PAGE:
Unboxing William S. Burroughs’ posthumous album Let Me Hang You…
Back in about 1996, I scored one of the limited edition copies of The “Priest” They Called Him collaboration between Burroughs and Kurt Cobain. That thing was pretty wild, and I listened to it a few times before it got stolen in 1997 or so, along with some other rather rare vinyl, a computer, some boxed CD sets and other ephemera. Of all the things that were stolen that day, I missed that record the most, and I can still hear Burroughs’s voice warble through that nightmare story, so when I read about this thing, I had to have it.
After all these years, after all my fascination with and admiration for the Beat poets, I still haven’t read Naked Lunch all the way through, nor have I seen the movie. I had a copy of the book for a few years, and picked it up with some intent a few times, but never got beyond the first few pages (if I remember correctly: that was all during a period of rather heavy… well, we’re not supposed to talk about our sinful pasts, so I’ll just say it was a time of excess). I might have to source a copy and give it a read… who am I kidding: I barely make the time to read any Quran; what makes me think I’ll read that?
If the snippets Burroughs read for this record are any indication, Naked Lunch is every bit the wild ride that it’s purported to be. The Pitchfork review isn’t kind and calls out specifically some of the editorial decisions Burroughs made as he read. Given that I haven’t read the book, I’ll trust the Pitchfork reviewer: the snippets on Let Me Hang You are mostly lurid descriptions of debased sex acts and general degradation born out of drug abuse and social decay, and if that’s all Naked Lunch is, it wouldn’t be the cultural milestone that it is. Given my Muslim faith, it’s probably not the best thing to be listening to, and may Allah forgive me for wasting my time and His sustenance on such filth.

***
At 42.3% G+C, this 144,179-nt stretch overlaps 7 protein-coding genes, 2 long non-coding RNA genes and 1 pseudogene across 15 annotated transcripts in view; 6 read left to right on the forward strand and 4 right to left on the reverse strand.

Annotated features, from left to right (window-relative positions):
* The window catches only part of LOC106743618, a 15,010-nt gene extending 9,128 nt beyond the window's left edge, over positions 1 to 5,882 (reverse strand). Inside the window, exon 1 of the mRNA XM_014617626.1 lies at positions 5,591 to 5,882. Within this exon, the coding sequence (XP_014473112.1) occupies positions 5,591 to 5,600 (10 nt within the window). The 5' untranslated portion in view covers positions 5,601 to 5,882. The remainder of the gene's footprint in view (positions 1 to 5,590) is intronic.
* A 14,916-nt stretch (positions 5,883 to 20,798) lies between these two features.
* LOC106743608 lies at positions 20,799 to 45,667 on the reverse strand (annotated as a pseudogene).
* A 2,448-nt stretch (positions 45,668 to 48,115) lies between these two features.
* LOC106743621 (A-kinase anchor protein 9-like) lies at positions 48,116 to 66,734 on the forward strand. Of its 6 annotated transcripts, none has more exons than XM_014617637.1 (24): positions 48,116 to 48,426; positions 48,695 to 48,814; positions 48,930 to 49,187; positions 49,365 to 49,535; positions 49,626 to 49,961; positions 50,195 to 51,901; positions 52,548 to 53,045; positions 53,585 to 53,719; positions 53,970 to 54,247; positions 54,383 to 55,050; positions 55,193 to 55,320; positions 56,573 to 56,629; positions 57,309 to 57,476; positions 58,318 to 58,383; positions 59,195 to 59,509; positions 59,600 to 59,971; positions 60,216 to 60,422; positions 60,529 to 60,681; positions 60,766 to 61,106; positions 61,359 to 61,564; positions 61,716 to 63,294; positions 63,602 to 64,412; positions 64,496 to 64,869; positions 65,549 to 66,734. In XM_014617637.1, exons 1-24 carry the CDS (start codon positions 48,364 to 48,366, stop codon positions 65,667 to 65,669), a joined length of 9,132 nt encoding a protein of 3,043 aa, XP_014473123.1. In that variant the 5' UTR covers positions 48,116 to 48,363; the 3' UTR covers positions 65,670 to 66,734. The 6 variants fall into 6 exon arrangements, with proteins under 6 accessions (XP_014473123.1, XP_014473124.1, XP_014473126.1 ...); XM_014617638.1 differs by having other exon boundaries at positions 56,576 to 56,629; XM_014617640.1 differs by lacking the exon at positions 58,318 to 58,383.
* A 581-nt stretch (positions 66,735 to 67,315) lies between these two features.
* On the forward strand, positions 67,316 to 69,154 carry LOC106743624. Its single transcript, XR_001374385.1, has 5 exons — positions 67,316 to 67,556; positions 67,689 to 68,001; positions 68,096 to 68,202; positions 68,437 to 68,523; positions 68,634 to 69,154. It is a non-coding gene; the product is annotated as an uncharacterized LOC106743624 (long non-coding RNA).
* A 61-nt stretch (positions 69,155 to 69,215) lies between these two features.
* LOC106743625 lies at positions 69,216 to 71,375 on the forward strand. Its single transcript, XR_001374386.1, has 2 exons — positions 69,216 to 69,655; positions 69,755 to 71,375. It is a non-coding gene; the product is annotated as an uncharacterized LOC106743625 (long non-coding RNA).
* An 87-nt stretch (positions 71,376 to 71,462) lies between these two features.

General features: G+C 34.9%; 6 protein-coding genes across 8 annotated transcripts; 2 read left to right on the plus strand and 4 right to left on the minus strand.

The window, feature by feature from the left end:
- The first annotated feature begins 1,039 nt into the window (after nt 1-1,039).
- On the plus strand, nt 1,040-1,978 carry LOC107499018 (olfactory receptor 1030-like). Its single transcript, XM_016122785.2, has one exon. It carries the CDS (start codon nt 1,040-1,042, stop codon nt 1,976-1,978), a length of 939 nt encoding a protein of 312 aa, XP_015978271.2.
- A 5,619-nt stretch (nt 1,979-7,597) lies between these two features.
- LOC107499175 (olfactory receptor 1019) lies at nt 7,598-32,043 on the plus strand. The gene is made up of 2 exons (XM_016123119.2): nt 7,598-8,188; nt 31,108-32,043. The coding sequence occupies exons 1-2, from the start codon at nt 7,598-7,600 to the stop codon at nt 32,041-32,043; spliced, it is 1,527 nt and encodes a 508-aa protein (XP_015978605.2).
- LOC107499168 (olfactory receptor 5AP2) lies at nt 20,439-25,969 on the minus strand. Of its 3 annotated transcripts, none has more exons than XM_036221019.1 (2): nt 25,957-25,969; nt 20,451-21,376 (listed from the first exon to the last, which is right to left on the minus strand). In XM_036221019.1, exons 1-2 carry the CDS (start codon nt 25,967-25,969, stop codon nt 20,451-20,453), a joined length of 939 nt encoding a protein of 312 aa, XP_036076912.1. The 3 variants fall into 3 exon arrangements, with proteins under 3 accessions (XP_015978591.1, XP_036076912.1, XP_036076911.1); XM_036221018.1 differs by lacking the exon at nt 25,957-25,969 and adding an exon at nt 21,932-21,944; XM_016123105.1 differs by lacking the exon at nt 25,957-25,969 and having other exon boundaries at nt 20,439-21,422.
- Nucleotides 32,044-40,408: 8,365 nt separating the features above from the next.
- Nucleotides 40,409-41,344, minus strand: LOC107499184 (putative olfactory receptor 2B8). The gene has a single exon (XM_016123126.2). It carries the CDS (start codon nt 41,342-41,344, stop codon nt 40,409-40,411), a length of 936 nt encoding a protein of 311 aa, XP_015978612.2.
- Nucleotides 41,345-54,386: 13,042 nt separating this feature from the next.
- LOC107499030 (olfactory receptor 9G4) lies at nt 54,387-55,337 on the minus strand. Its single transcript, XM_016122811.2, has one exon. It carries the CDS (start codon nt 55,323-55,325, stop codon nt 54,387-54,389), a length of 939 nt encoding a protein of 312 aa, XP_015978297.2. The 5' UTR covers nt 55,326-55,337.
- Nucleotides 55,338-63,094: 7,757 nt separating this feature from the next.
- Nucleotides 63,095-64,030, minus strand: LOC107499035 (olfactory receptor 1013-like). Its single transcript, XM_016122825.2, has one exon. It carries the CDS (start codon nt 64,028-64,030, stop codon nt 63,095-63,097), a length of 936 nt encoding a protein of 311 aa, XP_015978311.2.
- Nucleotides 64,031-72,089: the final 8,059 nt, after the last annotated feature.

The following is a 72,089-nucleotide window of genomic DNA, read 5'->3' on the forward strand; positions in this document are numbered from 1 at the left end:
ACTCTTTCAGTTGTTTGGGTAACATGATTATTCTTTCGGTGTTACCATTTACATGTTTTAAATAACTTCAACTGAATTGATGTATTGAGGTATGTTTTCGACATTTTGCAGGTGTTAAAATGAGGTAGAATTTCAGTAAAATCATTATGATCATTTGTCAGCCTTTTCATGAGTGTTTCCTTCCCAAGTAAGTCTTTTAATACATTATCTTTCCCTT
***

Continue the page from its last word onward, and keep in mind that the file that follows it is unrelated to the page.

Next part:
But at least there’s little chance of this one getting stolen.
The music is… well, I’m not a music reviewer, but without the reading, I expect the music would be mostly fine garage/experimental type stuff that would have some local fans, but largely slip by unnoticed to perhaps be called up in 15 or 20 years by some music critic to show his or her deep-cut bona fides.
The first recordings for Let Me Hang You took place in the 1990s, with music by Bill Frisell, Eyvind Kang, and Wayne Horvitz. It was shelved by record executives, likely for some obvious reasons. Then, a couple of years ago, producer Hal Willner got King Kahn and M. Lamar and Frowning Clouds to add some bits to it and, now we have a new Burroughs record.
I’d be interested to hear the original recordings, as I’m not sure where Bill Frisell ends and King Kahn begins. The liner notes list the authors, and those are mostly reproduced at Discogs I think, so I guess I could go back and pay a bit more attention, but there are much better things I could be listening to—recitation of Quran, seerah lectures, khutbahs, even some music, like The Ship or Cheetah would be better—so I’ll likely shelve this for awhile, and maybe pull it out in some number of years to show my bona fides, though I doubt I’ll have much reason to…
I can’t really recommend it, unless you, like me, have some fascination with the Beat generation generally or William Burroughs, specifically, and even then, only if you’re a sort of completionist. My next purchase might be a copy of Naked Lunch, as it’s probably a far better read than this record is a listen, but only God knows (and I probably need to lay off the book buying: I have a big pile of photobooks currently gathering dust, with unboxing videos shot, just waiting for some time to read/look through them and write up some comments).
I really need to come up with some text-based and obvious star rating thing… or maybe find a plugin…
Woo! A shiny new rating system! Take it with as many grains of salt as you wish… Here’s a brief rundown to explain my thoughts on this:
- Concept: William Burroughs reading sections of Naked Lunch, accompanied by some experimental musics? Good.
- Content: putrid, disturbing stuff of some historical import
- Design: gatefold with some drug-addled colors and illustration; plain sleeve; great clear/green/white/red spattered vinyl
I might go back and add some ratings to previous reviews, and God willing, I’ll do it going forward for books and any vinyl that shows up too.